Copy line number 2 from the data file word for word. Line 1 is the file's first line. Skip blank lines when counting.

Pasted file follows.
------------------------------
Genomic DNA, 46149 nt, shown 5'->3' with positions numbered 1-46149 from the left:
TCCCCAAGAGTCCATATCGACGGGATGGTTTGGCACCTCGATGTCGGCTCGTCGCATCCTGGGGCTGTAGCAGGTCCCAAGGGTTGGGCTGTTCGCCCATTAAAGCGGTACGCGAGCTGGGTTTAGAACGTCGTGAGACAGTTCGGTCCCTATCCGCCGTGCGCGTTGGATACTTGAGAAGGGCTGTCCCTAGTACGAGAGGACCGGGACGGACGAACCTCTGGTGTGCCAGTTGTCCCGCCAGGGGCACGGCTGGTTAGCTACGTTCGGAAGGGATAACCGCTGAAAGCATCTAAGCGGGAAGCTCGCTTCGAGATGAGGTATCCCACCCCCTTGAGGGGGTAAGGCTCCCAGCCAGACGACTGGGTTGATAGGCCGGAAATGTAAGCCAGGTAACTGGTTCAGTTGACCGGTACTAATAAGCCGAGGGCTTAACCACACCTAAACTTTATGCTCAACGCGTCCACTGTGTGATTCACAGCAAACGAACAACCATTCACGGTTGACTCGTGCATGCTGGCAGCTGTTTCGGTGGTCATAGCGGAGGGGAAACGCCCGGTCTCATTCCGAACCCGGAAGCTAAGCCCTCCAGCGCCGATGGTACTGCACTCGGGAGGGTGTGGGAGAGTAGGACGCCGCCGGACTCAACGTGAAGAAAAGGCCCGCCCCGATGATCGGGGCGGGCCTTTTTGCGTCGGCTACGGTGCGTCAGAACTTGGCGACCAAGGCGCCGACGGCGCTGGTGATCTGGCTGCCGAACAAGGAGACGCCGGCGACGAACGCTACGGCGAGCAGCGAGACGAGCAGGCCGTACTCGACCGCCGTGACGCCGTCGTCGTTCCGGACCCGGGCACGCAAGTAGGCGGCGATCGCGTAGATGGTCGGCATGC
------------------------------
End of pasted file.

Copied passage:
TCCCCAAGAGTCCATATCGACGGGATGGTTTGGCACCTCGATGTCGGCTCGTCGCATCCTGGGGCTGTAGCAGGTCCCAAGGGTTGGGCTGTTCGCCCATTAAAGCGGTACGCGAGCTGGGTTTAGAACGTCGTGAGACAGTTCGGTCCCTATCCGCCGTGCGCGTTGGATACTTGAGAAGGGCTGTCCCTAGTACGAGAGGACCGGGACGGACGAACCTCTGGTGTGCCAGTTGTCCCGCCAGGGGCACGGCTGGTTAGCTACGTTCGGAAGGGATAACCGCTGAAAGCATCTAAGCGGGAAGCTCGCTTCGAGATGAGGTATCCCACCCCCTTGAGGGGGTAAGGCTCCCAGCCAGACGACTGGGTTGATAGGCCGGAAATGTAAGCCAGGTAACTGGTTCAGTTGACCGGTACTAATAAGCCGAGGGCTTAACCACACCTAAACTTTATGCTCAACGCGTCCACTGTGTGATTCACAGCAAACGAACAACCATTCACGGTTGACTCGTGCATGCTGGCAGCTGTTTCGGTGGTCATAGCGGAGGGGAAACGCCCGGTCTCATTCCGAACCCGGAAGCTAAGCCCTCCAGCGCCGATGGTACTGCACTCGGGAGGGTGTGGGAGAGTAGGACGCCGCCGGACTCAACGTGAAGAAAAGGCCCGCCCCGATGATCGGGGCGGGCCTTTTTGCGTCGGCTACGGTGCGTCAGAACTTGGCGACCAAGGCGCCGACGGCGCTGGTGATCTGGCTGCCGAACAAGGAGACGCCGGCGACGAACGCTACGGCGAGCAGCGAGACGAGCAGGCCGTACTCGACCGCCGTGACGCCGTCGTCGTTCCGGACCCGGGCACGCAAGTAGGCGGCGATCGCGTAGATGGTCGGCATGC